Hi Friends !
Last weekend was our local 100 mile race, the HURT 100. This was the 4th year in a row that I've worked it as a volunteer and I always walk away being inspired and learning something about life. "What could you possibly learn about life by mingling with a bunch of muddy, sweaty ultrarunners?", you say. Well, one thing that definitely stands out in my mind this year revolves around the runner Judy Carluccio. If you look at the race results, you won't find her name in the results for the 100 mile finishers...instead, it's in the 100k finishers. For me, Judy's story begins after she had already passed the 100k mark and was coming into the aid station after her 4th loop, finishing 80 of the 100 miles. The best way to describe Judy at that point was "a basket case". She was a mess...especially emotionally....she was crying and shaking...her mind was doing everything in it's power to convince her to quit...and at that point, she was listening (and believing) everything her mind was telling her. Physically, she looked good, with no real problems or issues. The only other "real" issue was the cut-off time. Normally, in this very tough 100 mile race, after already punishing your body for 80 tough miles, the mind will win out. It wants you to drag your beat-up, exhausted body home, take a shower and hit the bed. It wants you to never do another 100 mile race. You generally vow to never do another, but somewhere along the way, you change your mind.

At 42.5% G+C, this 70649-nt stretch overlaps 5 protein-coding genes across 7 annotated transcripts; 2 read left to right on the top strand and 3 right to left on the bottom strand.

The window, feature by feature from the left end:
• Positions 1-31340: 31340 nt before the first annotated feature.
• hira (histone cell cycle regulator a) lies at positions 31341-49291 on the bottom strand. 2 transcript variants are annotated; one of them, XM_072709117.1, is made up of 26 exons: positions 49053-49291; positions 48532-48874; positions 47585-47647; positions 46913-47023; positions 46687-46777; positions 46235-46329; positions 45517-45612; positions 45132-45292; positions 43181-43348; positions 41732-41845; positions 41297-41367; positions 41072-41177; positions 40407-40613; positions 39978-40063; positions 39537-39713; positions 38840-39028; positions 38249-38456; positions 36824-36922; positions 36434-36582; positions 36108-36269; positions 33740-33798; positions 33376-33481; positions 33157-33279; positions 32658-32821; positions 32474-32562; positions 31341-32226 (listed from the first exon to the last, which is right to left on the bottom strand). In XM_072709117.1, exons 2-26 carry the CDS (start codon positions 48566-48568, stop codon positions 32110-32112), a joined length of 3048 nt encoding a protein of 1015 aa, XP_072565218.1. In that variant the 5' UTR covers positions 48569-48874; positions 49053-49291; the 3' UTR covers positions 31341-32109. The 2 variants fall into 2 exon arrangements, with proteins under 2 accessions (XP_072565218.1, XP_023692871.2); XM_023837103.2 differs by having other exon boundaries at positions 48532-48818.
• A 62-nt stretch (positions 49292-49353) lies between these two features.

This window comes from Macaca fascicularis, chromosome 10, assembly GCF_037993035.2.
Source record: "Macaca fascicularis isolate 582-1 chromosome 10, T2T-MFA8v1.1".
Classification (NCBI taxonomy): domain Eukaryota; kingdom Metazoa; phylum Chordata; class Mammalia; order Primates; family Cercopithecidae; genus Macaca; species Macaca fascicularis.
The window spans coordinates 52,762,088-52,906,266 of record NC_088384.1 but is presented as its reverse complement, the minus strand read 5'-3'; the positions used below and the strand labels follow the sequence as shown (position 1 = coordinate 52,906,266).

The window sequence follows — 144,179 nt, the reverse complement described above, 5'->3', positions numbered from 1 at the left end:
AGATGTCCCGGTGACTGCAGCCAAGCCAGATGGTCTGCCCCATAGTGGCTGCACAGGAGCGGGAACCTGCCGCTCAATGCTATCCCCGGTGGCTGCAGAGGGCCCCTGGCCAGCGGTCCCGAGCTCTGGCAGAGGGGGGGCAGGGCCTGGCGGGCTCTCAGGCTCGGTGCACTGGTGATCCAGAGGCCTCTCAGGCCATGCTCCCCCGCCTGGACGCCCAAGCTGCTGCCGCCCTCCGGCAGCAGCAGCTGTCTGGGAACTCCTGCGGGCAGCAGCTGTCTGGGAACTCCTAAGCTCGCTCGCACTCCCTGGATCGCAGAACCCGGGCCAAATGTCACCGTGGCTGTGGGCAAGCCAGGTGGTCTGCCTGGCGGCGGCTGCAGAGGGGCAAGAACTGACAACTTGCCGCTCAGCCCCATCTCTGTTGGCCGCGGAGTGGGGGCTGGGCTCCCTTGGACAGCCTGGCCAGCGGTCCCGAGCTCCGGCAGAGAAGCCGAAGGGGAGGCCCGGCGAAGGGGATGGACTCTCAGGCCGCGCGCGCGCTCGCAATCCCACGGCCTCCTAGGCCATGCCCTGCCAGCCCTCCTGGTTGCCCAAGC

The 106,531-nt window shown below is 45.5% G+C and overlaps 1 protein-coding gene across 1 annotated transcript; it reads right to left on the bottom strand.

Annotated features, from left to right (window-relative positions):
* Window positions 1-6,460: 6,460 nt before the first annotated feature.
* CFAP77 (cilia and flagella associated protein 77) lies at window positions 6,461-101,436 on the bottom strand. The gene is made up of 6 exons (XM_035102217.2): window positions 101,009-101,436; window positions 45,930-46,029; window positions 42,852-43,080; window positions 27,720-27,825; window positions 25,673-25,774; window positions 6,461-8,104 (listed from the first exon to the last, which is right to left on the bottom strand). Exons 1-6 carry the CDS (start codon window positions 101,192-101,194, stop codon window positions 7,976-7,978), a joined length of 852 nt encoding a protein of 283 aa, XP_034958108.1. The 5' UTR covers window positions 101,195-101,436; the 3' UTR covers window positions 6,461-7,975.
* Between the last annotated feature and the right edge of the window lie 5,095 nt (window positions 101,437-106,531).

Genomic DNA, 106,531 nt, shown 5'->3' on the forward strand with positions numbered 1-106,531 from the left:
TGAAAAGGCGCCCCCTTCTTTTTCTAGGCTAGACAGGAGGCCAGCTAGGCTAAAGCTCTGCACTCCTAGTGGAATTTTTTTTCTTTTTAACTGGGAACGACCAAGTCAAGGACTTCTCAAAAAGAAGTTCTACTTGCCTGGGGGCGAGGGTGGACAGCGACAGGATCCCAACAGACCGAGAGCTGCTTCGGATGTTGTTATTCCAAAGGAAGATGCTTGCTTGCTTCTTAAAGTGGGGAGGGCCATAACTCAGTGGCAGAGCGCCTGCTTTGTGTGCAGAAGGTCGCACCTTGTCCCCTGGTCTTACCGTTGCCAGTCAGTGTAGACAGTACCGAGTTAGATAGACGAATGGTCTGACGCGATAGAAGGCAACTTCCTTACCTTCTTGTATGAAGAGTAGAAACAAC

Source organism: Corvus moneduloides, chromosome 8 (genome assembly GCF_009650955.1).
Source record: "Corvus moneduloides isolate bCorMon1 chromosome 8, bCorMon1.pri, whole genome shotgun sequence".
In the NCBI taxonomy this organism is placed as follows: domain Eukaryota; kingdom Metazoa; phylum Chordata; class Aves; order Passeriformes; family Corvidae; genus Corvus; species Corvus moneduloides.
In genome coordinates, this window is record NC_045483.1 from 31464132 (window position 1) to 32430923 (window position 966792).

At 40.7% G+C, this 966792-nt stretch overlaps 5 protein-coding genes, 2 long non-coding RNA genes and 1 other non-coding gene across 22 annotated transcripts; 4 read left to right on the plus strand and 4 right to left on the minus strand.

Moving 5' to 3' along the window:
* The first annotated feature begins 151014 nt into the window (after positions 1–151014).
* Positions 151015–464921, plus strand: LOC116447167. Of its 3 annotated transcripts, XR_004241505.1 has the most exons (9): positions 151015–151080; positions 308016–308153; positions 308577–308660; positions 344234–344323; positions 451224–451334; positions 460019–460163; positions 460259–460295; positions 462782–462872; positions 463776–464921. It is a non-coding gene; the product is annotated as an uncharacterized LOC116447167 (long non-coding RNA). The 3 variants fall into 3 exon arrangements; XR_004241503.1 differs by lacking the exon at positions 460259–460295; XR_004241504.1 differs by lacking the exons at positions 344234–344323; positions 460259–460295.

Somehow, Judy pulled herself together and forced herself back out on that last very tough 20 mile loop. Watching her leave out on that final loop made me so very happy for her. Somehow, Judy summoned the courage to make it into the two final aid stations and force herself back out...again and again... even knowing that it would be nightfall (for the 2nd time) before she would end her journey. More importantly, she left that final aid station knowing that she would not be an "official" HURT 100 mile finisher. Most would have stopped at that final aid station...but not Judy. In my mind, she finished the HURT 100...not officially...but she still finished the 100 miles.
The fact that she didn't quit...no matter how bad she felt...knowing that she would not be an official finisher, shows an enormous amount of character, which I'm confident will follow her for her entire life. It sure made a lasting impression on me...."A Lesson for Life", hopefully for the both of us. Congratulations Judy !
While on the subject of the HURT 100...Jamie and David...we missed you ! Don